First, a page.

The good news is while the challenges are great, our capacity for innovation is greater.

Investing in our drinking water and wastewater systems, secures a bright and prosperous future for generations to come. We need to invest in our local water systems. Public officials at the local, state, and national level must prioritize investment in water, because no American should ever have to live a day without water.

Public private partnerships play an important role in building the drinking water and wastewater systems of tomorrow. Innovation is driving the water sector, and will allow us to build modern, energy efficient, and environmentally advanced systems that will sustain communities for generations to come.

None of this will be easy work, and nothing can be taken for granted. But water is too essential to ignore the crisis in front of us. We need to prioritize building stronger water and wastewater systems now so no community in America has to imagine living a day without water.

Here in Round Rock, we want to offer you, our residents, a peek into the City’s water infrastructure.  We’re hosting a free tour of the City’s water treatment plant on September 15, 2016, at 5:30pm.  Space is limited.  To sign up for the tour email the Water Plant Manager to reserve a spot and get directions.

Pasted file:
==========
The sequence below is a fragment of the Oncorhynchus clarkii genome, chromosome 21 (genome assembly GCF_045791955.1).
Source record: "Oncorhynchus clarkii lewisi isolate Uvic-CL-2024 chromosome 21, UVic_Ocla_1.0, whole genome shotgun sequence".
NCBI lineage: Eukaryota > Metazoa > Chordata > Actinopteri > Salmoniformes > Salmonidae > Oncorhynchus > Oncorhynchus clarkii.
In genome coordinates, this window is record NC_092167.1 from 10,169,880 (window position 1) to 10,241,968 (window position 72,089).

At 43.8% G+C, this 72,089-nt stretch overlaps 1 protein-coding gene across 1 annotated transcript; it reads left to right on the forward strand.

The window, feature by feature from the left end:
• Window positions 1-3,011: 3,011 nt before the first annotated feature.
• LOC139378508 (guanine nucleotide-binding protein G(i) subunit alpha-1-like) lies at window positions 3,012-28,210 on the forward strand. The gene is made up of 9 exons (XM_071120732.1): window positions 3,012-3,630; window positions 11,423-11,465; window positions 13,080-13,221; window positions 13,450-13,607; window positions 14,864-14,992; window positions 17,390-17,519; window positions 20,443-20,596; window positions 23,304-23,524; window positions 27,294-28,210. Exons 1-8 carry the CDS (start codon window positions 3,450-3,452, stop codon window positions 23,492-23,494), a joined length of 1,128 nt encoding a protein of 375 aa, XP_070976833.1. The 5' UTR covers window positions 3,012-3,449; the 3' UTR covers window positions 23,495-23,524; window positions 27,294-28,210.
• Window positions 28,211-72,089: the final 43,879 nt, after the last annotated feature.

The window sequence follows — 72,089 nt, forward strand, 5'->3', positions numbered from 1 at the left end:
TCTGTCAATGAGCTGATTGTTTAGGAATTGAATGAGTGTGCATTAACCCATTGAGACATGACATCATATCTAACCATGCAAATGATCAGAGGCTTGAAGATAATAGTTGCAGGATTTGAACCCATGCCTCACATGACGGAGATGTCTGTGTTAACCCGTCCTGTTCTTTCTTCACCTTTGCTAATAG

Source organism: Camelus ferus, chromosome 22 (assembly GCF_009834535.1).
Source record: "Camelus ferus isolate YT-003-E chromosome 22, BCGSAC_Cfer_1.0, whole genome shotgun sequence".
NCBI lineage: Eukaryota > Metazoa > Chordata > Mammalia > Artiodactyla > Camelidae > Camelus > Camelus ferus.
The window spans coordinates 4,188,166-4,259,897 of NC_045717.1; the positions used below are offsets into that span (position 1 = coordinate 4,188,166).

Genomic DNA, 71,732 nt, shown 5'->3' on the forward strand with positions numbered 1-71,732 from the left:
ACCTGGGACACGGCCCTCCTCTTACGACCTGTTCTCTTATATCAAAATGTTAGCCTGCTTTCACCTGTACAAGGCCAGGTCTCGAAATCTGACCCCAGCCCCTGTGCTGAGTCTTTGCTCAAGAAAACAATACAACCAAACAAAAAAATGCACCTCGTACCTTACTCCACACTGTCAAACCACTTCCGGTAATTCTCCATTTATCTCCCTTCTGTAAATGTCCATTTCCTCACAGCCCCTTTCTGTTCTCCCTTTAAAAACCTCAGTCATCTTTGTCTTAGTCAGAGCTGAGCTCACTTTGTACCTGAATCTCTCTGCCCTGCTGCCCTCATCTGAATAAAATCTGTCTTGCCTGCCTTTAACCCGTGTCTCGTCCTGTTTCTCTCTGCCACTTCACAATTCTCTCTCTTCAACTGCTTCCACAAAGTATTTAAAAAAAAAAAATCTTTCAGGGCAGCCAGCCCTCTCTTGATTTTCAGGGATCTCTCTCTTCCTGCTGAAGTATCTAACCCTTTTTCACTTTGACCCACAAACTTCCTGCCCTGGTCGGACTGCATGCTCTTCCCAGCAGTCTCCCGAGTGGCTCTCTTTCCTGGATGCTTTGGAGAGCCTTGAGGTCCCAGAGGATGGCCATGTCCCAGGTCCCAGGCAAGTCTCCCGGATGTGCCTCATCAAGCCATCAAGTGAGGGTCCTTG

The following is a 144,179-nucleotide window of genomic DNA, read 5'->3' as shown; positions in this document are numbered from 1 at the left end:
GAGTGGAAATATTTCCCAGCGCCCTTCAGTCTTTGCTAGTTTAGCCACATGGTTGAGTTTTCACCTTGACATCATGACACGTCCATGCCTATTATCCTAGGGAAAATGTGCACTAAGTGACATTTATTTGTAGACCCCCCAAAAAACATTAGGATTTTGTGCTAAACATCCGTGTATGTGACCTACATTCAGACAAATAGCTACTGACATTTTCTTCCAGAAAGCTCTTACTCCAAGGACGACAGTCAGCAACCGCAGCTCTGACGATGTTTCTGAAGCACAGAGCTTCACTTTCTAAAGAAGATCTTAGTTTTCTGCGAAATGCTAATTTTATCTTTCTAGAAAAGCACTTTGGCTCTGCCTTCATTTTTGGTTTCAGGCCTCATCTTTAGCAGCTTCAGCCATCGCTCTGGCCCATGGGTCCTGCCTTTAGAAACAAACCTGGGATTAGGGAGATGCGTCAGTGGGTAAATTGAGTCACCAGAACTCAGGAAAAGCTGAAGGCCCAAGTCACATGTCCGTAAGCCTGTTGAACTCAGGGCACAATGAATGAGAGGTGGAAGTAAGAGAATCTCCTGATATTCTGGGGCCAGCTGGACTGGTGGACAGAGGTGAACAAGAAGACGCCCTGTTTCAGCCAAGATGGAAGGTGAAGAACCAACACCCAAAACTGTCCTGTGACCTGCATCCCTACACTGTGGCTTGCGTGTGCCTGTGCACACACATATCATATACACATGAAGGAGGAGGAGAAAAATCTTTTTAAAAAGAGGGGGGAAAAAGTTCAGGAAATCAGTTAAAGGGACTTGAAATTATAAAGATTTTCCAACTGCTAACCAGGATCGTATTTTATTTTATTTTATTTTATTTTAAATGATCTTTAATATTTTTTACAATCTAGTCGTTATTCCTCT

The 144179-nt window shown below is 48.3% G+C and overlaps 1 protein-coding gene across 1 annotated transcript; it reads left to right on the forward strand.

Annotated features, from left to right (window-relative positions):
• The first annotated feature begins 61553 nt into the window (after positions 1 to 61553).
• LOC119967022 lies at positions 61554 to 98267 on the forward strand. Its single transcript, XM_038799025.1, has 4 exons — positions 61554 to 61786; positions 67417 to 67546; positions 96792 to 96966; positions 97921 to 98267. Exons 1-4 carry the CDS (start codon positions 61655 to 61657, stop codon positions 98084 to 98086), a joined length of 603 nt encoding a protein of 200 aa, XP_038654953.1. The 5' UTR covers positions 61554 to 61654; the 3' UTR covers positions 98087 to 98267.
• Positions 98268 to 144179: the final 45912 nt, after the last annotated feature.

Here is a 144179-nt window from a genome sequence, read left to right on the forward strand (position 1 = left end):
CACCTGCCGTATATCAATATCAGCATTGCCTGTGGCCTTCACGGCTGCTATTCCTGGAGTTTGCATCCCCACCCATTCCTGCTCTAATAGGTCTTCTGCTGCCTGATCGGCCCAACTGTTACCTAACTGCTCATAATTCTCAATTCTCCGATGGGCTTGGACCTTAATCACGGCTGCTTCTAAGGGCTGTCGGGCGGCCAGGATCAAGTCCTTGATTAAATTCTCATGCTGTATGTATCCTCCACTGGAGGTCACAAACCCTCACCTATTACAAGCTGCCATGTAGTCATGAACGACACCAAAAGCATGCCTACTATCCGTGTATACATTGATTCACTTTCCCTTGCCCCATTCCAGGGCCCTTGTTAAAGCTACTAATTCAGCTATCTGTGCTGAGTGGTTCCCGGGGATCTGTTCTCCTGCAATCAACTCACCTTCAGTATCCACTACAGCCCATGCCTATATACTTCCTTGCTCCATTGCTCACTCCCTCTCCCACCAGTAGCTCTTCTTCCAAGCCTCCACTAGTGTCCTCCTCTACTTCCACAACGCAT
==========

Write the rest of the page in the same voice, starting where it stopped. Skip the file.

We will also have tables at the Round Rock library on September 15th between 10am – 4pm to provide information and goodies about how to keep our water clean, abundant, and healthy.  There will be representatives from the City’s water utility, wastewater utility, water conservation, and stormwater programs available to talk to, ask questions to, and learn more about this resource we can’t live without!

 

My water bill is how much??

I know I have heard this too many times this summer,faucet-with-dollar-sign-234x300 “there’s NO WAY I used this much water!”  “It’s impossible!”  “The meter must be wrong,” or some version of  “the City isn’t really reading the meters, but estimating.”  Well, let me tell you, it IS possible to use a lot of water (I’m talking 30,000 gallons, 50,000 gallons, 70,000 gallons…or more!).  I’ve seen it.  A lot.  I have seen it due to leaks, or from sprinkler systems, but I’ve never seen it from someone stealing water from their neighbor!  (ha!  People say that a lot too.)